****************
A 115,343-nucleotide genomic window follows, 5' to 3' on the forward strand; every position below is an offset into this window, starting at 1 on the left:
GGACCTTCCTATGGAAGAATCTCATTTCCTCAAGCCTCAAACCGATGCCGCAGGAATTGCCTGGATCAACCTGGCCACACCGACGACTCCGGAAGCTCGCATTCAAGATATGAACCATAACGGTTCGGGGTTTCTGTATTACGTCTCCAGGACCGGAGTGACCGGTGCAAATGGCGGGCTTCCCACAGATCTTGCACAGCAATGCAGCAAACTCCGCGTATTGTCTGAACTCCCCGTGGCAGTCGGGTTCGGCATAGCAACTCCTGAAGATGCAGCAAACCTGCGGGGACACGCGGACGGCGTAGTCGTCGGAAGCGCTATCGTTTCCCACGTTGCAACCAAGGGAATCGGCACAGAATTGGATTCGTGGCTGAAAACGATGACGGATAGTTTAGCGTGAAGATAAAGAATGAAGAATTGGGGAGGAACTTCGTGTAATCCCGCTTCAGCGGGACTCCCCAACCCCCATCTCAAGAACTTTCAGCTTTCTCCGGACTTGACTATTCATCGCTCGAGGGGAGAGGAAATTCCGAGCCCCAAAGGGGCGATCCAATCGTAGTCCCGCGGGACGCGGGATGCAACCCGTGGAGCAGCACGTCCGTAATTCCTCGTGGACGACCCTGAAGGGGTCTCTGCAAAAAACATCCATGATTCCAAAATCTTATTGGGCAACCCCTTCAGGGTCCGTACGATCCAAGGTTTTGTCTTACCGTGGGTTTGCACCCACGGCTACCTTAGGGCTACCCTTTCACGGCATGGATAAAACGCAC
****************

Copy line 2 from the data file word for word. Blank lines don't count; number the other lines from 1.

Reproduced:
GGACCTTCCTATGGAAGAATCTCATTTCCTCAAGCCTCAAACCGATGCCGCAGGAATTGCCTGGATCAACCTGGCCACACCGACGACTCCGGAAGCTCGCATTCAAGATATGAACCATAACGGTTCGGGGTTTCTGTATTACGTCTCCAGGACCGGAGTGACCGGTGCAAATGGCGGGCTTCCCACAGATCTTGCACAGCAATGCAGCAAACTCCGCGTATTGTCTGAACTCCCCGTGGCAGTCGGGTTCGGCATAGCAACTCCTGAAGATGCAGCAAACCTGCGGGGACACGCGGACGGCGTAGTCGTCGGAAGCGCTATCGTTTCCCACGTTGCAACCAAGGGAATCGGCACAGAATTGGATTCGTGGCTGAAAACGATGACGGATAGTTTAGCGTGAAGATAAAGAATGAAGAATTGGGGAGGAACTTCGTGTAATCCCGCTTCAGCGGGACTCCCCAACCCCCATCTCAAGAACTTTCAGCTTTCTCCGGACTTGACTATTCATCGCTCGAGGGGAGAGGAAATTCCGAGCCCCAAAGGGGCGATCCAATCGTAGTCCCGCGGGACGCGGGATGCAACCCGTGGAGCAGCACGTCCGTAATTCCTCGTGGACGACCCTGAAGGGGTCTCTGCAAAAAACATCCATGATTCCAAAATCTTATTGGGCAACCCCTTCAGGGTCCGTACGATCCAAGGTTTTGTCTTACCGTGGGTTTGCACCCACGGCTACCTTAGGGCTACCCTTTCACGGCATGGATAAAACGCAC